LinkedIn, the top social network for B2B marketers (according to B2B Content Marketing 2015 Benchmarks), has a large number of professional and discussion groups about collaboration that you can enter. However, it’s wise that you join these groups using your professional LinkedIn account instead of your software company one. Many of these communities are allergic to sales pitches. However, if you join as a CEO or top executive of your company, your credentials may be a welcome addition that make group discussions more valuable and interesting, which in turn, cultivate trust that can rub off onto your product.

LinkedIn groups like this one that has 1,080 members are prime property to get leads.

LinkedIn groups like this one that has 1,080 members are prime property to get leads.

4. Build your own communities

Forming your own community also has its rewards. From wikis, blogs, self-help websites, and forums, you can gather people with the same interests, who share the same goals and, together, find best practices, FAQs, discussions, tips and tutorials, case studies, and more. Encouraging users to contribute their insights or tips should be a habit, while you moderate content to make sure they are of high quality and consistent with the goals of the community. You can liven things up by offering freebies or rewards to the most active users to encourage others to participate. A good CRM software can help you set up a knowledge base or communities like wikis and forums based on customer queries.

Likewise, you can form your own communities offline by tapping brand ambassadors and building your community around them. These can be  customers who are very vocally positive about your software in social media and they happen to have a large following. You can invite these high-value customers and include them in your online marketing campaign with a more formal arrangement. That means providing them some freebies or a fee in exchange for their positive comments. At times, brand ambassadors need not to rave about your product, but simply discuss your product that is incidental to their own content. For instance, a MICE organizer can discuss the obstacles and events that lead to a major business conference, while occasionally and subtly presenting your collaboration app as a great way to iron out a few kinks.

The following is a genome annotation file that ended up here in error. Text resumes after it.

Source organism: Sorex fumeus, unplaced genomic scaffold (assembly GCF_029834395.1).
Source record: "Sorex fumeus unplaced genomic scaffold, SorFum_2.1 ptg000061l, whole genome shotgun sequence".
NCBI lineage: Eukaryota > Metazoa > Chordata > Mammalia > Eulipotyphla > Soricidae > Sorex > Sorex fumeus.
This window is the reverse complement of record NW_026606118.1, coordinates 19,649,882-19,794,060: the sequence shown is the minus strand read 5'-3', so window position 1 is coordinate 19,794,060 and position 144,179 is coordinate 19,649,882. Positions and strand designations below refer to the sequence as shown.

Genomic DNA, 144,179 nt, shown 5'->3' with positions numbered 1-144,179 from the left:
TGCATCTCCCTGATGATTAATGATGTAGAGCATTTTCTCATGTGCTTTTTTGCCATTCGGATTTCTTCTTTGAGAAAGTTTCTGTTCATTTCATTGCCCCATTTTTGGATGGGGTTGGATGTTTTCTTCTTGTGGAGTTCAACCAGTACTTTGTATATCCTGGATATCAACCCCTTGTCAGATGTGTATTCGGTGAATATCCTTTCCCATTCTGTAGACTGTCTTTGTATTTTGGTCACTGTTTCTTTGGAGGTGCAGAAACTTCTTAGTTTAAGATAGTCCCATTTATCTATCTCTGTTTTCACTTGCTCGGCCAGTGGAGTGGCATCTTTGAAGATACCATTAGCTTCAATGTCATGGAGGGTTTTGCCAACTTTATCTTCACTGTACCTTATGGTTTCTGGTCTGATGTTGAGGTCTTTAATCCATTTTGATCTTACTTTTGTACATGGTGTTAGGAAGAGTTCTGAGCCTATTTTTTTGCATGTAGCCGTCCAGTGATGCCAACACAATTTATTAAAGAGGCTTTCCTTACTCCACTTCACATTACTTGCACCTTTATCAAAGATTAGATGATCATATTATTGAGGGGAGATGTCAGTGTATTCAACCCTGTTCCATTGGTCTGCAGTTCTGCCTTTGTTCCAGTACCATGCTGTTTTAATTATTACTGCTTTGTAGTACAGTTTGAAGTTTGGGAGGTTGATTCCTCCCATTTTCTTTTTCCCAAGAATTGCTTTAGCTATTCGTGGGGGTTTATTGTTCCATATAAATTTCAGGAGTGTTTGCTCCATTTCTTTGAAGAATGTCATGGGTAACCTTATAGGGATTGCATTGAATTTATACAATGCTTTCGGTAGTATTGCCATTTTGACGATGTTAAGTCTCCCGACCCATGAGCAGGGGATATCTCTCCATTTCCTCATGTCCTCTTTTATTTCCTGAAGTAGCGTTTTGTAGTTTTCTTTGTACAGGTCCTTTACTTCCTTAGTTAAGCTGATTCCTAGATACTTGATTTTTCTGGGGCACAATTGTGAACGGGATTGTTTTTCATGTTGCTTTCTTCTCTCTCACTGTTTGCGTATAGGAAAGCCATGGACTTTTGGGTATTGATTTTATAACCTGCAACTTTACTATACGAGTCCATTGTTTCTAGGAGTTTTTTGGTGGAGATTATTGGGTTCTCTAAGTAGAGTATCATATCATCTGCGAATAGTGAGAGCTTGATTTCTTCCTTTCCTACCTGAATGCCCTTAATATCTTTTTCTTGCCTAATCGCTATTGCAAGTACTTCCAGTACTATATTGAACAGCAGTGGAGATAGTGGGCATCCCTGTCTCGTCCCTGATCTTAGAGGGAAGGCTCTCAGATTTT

5. Sell to old customers

Always Saty in touch with your old customers as it is much easier to sell things to them in comparison to selling to strangers/new clients. It is also a cost-effective tactic as you don’t have to spend a huge amount of money to market a product to them as you would with new and potential clients. Email marketing to old clients is far cheaper than costly paid advertising and large-scale outreach marketing efforts to attract new customers.

For a SaaS product, you can upsell or cross-sell in four ways:

  • Sell an updated version or feature of the software
  • Ask the customer to upgrade to a premium plan
  • Sell add-ons to customers with specific needs (use CRM to sort these needs)
  • Sell complementary products

The beauty of selling to old customers is you can employe automation to speed up the whole upsell/cross-sell pipeline as you multitask to get new clients. You can opt to deploy various CRM software services to help with the automation process. A customer wasn’t impressed with a premium plan? Then follow up with a limited deal for the plan. If he brushes it off, you can send an email about an add-on a week after or bundle the plan with another product. Keep upselling and cross-selling your customers with different offers, but make sure that the campaign is paced to avoid being an annoyance.

6. Humanize your benefits


Many SaaS vendors make grand claims about their software’s benefits as being either faster, better, or cheaper than their competitors. The problem with this approach is that the vendors channel the attention to their product, not the customer. So what if your software is more feature packed? All that matters to a customer is how it can actually make his work easier. Simply put, market the benefits from the customer’s perspective. For instance, instead of  simply discussing how your software’s collaborative features can connect every member of the team, illustrate how it can shorten the entire idea-to-product launching process. Instead of just boasting about your 24/7 support, show scenarios how that has put real customers in significant and advantageous positions in the past.

That said, don’t put all efforts into making things focused on a buyer’s perspective. Make sure that you humanize the benefits as well. B2B marketing may look and feel cold in contrast to consumer marketing, but it can still be adjusted with a bit of personalized approach. Talk about the software’s benefits not only from the customer’s point-of-view, but from his personal point-of-view. In our example, think of the personal values when a manager is able to speed up the idea-to-product launching process. Inspiring the big bosses? Reducing levels of stress? Improving your customer’s reputation as a project manager? When a B2B buyer sees himself in the picture, he is more likely to connect with your software.


The tips above have already been tested by successful B2B marketers and proved to give great effect. If you look at the tips close enough, it’s all about engaging buyers and customers to like your product. Hard selling customers still works, but the vendor that engages buyers, not just to sell, but to talk with them about their issues, problems, or stories, will have a better crack at winning customers’ hearts.


About Author

Kate Stephens is a young and creative graphic designer as well as the mastermind behind her own startup company aimed at providing customers with reliable and often cheaper alternatives to various popular brands and products from all possible markets.

Comments are closed.